When you do get a shot - in order to get called back - play songs that the audience can connect with (not obscure down tempo stuff or originals). Even if you are an original act, save them for later shows. Also, get them involved. Bring girls on stage with you to do goofs like playing a cowbell. You may be a serious arteeeeest, but you want to be an ENTERTAINER. Worry about your musical ethics later...

    Another thing is to play a free show for a sorority or fraternity party if they promise to stack the audience for your club gig. They rarely need an excuse to get out and will build a bond with your band. Kind of like a mini-following - Hey, that's our band!!!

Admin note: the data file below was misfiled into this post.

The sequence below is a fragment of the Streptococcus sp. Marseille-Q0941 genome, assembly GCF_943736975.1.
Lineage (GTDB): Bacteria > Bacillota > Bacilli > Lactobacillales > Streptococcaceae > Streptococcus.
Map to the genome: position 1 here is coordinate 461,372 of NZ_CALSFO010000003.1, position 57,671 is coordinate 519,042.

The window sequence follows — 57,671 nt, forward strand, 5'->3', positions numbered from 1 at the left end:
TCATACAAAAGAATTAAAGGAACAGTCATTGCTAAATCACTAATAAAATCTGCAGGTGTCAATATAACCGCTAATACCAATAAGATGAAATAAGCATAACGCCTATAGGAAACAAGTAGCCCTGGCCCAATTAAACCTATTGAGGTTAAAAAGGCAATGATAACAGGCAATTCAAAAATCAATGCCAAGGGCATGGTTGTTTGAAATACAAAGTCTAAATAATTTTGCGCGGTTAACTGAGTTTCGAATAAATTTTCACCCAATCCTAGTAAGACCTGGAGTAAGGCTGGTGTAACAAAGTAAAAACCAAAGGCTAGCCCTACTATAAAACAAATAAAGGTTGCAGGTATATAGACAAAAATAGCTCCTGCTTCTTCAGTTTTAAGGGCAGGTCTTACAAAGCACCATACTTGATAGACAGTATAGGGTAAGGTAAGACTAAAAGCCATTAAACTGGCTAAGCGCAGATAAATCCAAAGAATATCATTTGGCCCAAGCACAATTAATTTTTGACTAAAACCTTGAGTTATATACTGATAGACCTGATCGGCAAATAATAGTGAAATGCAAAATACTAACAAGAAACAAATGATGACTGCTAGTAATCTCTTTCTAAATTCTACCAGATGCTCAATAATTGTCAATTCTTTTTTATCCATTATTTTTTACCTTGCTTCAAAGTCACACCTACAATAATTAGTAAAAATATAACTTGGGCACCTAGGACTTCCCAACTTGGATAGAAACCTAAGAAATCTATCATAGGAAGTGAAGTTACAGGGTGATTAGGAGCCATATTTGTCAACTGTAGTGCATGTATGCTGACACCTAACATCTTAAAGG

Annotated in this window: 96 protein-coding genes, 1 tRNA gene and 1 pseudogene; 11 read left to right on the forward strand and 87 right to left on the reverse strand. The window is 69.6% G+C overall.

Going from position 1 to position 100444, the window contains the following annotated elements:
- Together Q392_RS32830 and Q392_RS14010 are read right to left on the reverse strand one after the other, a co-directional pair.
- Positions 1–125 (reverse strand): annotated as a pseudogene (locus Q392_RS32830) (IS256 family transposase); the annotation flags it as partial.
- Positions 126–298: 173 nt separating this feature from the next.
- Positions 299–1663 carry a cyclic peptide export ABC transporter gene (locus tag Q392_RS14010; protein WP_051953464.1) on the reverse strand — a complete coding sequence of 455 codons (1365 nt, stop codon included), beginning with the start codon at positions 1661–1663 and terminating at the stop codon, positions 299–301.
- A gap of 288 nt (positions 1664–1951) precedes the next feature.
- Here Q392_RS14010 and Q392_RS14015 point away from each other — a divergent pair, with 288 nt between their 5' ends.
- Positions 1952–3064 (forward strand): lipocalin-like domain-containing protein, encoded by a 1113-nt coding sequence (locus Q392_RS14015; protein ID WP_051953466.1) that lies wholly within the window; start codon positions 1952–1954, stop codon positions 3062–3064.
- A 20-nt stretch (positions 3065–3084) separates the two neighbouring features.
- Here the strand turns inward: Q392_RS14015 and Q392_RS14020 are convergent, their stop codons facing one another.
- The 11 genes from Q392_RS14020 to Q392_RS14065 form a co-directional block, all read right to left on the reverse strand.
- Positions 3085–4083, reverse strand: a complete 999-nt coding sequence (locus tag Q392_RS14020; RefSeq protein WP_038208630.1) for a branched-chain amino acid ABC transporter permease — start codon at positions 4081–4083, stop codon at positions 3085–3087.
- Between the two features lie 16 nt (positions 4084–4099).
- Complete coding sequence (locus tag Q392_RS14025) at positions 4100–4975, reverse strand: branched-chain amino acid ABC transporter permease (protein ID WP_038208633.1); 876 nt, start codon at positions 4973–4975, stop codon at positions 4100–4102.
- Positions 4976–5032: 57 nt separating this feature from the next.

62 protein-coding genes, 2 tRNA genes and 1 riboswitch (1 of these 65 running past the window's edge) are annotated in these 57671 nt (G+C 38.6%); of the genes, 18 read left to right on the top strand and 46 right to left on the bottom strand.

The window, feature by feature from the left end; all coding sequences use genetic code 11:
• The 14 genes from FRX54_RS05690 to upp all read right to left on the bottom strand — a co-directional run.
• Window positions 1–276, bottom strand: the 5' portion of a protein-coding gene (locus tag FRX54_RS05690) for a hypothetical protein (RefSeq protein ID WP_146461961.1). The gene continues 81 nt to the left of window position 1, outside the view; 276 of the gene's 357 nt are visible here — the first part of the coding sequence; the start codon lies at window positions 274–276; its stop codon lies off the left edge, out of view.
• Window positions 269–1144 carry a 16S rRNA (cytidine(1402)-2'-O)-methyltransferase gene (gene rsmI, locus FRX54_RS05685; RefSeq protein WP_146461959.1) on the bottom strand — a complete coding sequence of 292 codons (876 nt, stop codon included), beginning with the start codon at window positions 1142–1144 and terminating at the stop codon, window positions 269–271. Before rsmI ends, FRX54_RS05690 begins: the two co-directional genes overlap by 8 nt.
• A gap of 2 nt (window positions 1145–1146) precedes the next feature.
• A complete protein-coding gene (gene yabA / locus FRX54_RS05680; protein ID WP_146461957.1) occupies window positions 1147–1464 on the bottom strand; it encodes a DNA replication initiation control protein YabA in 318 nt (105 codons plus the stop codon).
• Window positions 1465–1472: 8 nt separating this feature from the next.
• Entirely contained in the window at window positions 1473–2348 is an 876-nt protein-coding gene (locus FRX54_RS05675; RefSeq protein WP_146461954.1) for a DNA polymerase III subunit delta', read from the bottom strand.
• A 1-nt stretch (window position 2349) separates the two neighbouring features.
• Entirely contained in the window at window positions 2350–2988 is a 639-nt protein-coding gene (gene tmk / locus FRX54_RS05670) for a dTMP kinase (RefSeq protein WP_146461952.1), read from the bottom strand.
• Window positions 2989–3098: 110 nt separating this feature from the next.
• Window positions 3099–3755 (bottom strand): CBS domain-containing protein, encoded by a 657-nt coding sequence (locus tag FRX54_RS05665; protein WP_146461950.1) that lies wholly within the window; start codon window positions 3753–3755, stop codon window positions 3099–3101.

"Otis, my man!"

    Good luck.
     
  9. A Rock

    A Rock

    Mar 18, 2001
    New Haven, CT
    hey guys....how many songs should be in a demo???
     
  10. rickbass

    rickbass Supporting Member

    My experience and that of some fellow musicians - a club owner/manager will listen to part of one, assuming your songs aren't one minute wonders like the MinuteMen.

    But in case they actually like the song, I'd reco putting a 2nd song on. Sometimes they ask others who work there what they think. Two also allows you to show you can play different styles, which is a plus, as long as they're songs that get people drinking/dancing/moshing.
     
  11. BassMisfit

    BassMisfit

    Dec 31, 2000
    Irwin, PA